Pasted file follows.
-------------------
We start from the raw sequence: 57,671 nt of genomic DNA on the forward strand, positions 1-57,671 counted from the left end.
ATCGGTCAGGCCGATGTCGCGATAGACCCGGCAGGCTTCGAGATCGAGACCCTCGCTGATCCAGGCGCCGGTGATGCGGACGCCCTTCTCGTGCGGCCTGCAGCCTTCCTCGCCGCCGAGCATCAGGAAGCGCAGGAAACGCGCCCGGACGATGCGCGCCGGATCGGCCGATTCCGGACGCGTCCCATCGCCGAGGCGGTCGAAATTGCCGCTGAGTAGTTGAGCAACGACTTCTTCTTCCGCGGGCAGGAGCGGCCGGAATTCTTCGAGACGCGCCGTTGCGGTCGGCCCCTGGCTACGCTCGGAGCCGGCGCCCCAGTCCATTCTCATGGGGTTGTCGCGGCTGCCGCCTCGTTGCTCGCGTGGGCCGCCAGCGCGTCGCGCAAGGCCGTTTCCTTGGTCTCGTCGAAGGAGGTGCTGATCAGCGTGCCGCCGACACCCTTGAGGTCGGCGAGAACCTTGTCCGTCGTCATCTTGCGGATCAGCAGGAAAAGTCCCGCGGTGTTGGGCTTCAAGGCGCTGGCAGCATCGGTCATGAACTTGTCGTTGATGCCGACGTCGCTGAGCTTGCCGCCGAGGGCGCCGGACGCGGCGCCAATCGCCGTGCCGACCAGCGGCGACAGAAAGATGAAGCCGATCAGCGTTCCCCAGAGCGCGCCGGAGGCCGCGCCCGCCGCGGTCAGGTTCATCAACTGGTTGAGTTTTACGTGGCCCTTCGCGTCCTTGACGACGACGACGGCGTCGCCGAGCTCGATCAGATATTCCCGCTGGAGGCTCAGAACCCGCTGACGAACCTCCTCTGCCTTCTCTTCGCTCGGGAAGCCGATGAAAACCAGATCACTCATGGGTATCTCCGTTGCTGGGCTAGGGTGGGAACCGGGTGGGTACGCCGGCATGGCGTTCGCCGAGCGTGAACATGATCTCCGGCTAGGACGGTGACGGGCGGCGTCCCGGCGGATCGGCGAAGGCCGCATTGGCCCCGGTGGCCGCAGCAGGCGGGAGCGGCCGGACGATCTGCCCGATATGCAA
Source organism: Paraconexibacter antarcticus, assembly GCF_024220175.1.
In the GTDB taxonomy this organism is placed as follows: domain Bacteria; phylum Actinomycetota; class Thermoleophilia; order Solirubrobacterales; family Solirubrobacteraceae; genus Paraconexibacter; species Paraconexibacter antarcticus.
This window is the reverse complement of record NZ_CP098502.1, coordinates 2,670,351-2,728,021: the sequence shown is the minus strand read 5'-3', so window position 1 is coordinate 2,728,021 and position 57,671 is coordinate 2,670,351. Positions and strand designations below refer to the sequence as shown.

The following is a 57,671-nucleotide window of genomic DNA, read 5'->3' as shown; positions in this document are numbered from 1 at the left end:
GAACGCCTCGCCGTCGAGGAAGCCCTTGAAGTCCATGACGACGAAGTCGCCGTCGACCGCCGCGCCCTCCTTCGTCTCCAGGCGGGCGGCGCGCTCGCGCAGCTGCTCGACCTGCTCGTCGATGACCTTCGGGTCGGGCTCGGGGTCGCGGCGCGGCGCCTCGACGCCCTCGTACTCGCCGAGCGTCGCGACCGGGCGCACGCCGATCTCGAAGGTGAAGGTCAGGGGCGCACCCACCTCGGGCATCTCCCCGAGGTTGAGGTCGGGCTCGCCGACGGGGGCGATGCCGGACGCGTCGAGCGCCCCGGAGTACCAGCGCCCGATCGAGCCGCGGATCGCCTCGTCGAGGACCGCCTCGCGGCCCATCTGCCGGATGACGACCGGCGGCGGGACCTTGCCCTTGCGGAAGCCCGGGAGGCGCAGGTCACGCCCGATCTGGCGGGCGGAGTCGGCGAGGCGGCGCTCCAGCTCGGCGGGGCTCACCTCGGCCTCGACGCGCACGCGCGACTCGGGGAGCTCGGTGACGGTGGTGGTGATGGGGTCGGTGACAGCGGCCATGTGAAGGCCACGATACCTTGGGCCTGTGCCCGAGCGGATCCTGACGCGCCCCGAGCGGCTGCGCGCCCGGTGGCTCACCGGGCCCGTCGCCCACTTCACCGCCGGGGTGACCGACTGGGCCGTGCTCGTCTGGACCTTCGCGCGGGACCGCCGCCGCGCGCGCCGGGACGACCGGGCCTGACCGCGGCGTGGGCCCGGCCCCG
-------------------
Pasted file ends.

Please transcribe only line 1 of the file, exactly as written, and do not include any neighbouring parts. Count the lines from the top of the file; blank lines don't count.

We start from the raw sequence: 57,671 nt of genomic DNA on the forward strand, positions 1-57,671 counted from the left end.